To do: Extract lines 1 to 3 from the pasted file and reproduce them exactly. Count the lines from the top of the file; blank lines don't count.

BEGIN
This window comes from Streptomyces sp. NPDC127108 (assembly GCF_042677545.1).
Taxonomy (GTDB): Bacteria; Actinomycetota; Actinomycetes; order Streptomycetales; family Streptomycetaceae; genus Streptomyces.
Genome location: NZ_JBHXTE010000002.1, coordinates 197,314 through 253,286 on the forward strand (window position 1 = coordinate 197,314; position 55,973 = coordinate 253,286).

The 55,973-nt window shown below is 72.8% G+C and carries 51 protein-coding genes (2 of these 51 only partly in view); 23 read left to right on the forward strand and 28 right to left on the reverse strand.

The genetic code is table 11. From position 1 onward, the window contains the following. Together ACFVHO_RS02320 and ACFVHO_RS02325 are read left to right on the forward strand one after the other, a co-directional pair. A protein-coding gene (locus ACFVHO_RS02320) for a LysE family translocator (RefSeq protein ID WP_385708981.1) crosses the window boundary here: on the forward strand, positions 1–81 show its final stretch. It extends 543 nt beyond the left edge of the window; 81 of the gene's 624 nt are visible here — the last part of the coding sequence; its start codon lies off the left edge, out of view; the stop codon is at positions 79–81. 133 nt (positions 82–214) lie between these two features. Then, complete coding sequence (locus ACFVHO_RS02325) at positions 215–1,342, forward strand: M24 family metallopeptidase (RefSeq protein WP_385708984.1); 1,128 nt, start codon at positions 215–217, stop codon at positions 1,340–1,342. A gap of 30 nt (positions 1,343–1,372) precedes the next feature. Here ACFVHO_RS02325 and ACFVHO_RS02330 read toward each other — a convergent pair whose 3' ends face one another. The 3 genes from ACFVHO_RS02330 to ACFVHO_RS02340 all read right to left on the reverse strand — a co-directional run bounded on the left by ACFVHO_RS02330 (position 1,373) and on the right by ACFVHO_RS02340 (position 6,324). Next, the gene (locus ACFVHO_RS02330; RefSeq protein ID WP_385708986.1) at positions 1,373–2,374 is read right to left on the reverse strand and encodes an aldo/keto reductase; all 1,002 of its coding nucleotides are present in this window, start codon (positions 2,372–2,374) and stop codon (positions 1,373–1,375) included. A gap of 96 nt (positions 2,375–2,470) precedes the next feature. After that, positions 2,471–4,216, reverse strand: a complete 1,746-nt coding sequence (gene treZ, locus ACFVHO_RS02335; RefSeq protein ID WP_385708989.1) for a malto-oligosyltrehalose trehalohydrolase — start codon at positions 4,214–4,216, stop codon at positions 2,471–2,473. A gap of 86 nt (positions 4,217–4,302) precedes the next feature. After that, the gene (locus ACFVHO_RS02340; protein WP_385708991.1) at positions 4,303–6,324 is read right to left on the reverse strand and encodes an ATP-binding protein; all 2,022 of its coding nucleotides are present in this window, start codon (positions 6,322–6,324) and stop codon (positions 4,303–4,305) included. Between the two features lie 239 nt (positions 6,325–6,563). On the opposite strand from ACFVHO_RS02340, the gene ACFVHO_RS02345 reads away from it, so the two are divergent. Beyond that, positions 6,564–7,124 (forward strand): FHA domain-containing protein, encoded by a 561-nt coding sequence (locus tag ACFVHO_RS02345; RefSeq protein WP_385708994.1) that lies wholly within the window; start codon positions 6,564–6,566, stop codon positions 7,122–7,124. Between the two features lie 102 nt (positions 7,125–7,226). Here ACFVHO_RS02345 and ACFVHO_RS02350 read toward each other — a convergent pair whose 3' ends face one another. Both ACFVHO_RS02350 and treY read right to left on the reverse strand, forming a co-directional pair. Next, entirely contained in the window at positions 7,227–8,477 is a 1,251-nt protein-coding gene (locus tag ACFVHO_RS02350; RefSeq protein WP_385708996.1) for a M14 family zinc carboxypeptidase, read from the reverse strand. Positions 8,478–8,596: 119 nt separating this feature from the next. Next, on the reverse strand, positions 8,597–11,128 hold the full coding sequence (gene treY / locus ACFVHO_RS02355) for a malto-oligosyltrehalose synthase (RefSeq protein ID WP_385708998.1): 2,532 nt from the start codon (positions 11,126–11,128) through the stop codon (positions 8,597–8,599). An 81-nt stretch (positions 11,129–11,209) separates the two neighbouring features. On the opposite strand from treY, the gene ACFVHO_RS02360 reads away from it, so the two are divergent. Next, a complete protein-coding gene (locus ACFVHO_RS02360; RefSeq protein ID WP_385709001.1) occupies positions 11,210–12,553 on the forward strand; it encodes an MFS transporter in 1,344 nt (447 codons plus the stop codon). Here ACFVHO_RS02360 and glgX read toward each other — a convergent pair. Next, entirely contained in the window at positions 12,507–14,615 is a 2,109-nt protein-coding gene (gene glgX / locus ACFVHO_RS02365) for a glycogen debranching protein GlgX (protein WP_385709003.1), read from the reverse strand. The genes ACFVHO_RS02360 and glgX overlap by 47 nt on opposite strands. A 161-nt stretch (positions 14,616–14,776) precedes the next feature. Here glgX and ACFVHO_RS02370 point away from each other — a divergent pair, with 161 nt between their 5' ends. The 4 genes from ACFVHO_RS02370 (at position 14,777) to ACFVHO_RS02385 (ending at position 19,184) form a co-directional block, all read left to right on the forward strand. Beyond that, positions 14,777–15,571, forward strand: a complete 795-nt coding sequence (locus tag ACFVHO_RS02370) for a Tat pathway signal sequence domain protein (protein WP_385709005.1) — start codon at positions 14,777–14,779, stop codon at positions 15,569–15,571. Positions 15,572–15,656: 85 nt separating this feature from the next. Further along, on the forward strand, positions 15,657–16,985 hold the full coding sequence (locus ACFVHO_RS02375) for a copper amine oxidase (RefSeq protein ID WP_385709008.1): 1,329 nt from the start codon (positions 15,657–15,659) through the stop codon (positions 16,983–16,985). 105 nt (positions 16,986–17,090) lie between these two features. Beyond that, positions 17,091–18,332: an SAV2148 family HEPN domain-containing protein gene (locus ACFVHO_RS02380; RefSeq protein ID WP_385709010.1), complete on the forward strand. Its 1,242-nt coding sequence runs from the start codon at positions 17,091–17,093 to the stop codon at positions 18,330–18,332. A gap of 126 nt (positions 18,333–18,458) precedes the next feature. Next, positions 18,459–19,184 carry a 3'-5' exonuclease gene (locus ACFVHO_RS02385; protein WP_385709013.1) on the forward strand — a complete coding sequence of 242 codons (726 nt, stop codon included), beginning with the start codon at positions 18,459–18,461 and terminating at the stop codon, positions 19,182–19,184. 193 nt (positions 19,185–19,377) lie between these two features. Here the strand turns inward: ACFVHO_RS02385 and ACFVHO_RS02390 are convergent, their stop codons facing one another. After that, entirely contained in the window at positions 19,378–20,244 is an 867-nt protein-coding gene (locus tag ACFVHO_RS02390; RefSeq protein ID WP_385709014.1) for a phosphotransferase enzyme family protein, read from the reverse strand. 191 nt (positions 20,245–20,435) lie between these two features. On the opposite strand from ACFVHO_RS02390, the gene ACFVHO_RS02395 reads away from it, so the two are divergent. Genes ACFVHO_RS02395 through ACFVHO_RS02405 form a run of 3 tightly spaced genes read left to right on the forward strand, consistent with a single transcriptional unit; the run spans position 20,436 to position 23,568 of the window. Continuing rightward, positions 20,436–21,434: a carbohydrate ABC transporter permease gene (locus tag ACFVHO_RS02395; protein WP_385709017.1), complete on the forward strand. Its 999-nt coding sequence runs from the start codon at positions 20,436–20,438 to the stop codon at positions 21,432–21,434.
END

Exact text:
This window comes from Streptomyces sp. NPDC127108 (assembly GCF_042677545.1).
Taxonomy (GTDB): Bacteria; Actinomycetota; Actinomycetes; order Streptomycetales; family Streptomycetaceae; genus Streptomyces.
Genome location: NZ_JBHXTE010000002.1, coordinates 197,314 through 253,286 on the forward strand (window position 1 = coordinate 197,314; position 55,973 = coordinate 253,286).